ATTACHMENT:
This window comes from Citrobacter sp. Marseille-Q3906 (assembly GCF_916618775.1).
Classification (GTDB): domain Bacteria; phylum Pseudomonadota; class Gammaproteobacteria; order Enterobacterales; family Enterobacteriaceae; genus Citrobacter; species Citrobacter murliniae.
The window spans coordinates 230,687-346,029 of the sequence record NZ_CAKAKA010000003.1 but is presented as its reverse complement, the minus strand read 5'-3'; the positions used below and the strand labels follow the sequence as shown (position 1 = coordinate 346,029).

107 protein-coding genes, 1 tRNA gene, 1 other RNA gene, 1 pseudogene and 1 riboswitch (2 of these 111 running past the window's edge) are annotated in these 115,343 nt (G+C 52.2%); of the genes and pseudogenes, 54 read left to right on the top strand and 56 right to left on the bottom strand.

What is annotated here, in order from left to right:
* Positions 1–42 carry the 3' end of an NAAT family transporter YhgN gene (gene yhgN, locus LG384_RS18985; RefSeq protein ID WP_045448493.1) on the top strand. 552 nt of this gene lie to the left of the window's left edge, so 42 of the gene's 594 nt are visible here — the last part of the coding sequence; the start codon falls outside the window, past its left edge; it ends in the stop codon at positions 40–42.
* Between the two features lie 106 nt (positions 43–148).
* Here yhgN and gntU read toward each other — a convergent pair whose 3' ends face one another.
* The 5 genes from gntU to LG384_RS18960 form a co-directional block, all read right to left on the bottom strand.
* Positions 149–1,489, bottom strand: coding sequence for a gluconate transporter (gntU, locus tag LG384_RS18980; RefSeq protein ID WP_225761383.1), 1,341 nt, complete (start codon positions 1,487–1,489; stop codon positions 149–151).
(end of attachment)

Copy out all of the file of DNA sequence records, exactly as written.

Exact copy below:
This window comes from Citrobacter sp. Marseille-Q3906 (assembly GCF_916618775.1).
Classification (GTDB): domain Bacteria; phylum Pseudomonadota; class Gammaproteobacteria; order Enterobacterales; family Enterobacteriaceae; genus Citrobacter; species Citrobacter murliniae.
The window spans coordinates 230,687-346,029 of the sequence record NZ_CAKAKA010000003.1 but is presented as its reverse complement, the minus strand read 5'-3'; the positions used below and the strand labels follow the sequence as shown (position 1 = coordinate 346,029).

107 protein-coding genes, 1 tRNA gene, 1 other RNA gene, 1 pseudogene and 1 riboswitch (2 of these 111 running past the window's edge) are annotated in these 115,343 nt (G+C 52.2%); of the genes and pseudogenes, 54 read left to right on the top strand and 56 right to left on the bottom strand.

What is annotated here, in order from left to right:
* Positions 1–42 carry the 3' end of an NAAT family transporter YhgN gene (gene yhgN, locus LG384_RS18985; RefSeq protein ID WP_045448493.1) on the top strand. 552 nt of this gene lie to the left of the window's left edge, so 42 of the gene's 594 nt are visible here — the last part of the coding sequence; the start codon falls outside the window, past its left edge; it ends in the stop codon at positions 40–42.
* Between the two features lie 106 nt (positions 43–148).
* Here yhgN and gntU read toward each other — a convergent pair whose 3' ends face one another.
* The 5 genes from gntU to LG384_RS18960 form a co-directional block, all read right to left on the bottom strand.
* Positions 149–1,489, bottom strand: coding sequence for a gluconate transporter (gntU, locus tag LG384_RS18980; RefSeq protein ID WP_225761383.1), 1,341 nt, complete (start codon positions 1,487–1,489; stop codon positions 149–151).